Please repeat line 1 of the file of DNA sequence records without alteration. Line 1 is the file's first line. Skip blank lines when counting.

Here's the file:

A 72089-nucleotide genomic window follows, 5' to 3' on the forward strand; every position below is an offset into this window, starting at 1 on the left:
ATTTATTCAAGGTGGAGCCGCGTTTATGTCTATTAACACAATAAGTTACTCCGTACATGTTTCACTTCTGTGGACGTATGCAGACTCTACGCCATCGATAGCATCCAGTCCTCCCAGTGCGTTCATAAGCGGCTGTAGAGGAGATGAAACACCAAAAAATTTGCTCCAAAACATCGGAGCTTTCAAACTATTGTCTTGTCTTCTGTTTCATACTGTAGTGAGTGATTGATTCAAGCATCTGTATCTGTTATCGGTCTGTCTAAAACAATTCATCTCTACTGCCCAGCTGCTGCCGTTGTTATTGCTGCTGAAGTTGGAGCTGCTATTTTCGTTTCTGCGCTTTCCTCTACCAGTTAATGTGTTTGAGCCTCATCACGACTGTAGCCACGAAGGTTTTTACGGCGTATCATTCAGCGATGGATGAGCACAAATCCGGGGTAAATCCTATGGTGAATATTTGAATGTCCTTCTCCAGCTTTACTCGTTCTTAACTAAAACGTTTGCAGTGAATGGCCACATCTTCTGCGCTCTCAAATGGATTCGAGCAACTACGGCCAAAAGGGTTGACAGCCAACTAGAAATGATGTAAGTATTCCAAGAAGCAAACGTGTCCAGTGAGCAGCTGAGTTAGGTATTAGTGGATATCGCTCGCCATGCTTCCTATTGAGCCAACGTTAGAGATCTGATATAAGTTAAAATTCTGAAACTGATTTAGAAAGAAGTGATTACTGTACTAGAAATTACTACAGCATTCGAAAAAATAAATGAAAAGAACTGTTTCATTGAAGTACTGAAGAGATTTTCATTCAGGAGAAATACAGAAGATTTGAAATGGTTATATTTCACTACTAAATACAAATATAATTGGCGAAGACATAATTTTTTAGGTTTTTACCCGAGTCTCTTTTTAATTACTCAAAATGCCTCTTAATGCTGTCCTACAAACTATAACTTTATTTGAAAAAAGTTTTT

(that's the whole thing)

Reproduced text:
A 72089-nucleotide genomic window follows, 5' to 3' on the forward strand; every position below is an offset into this window, starting at 1 on the left: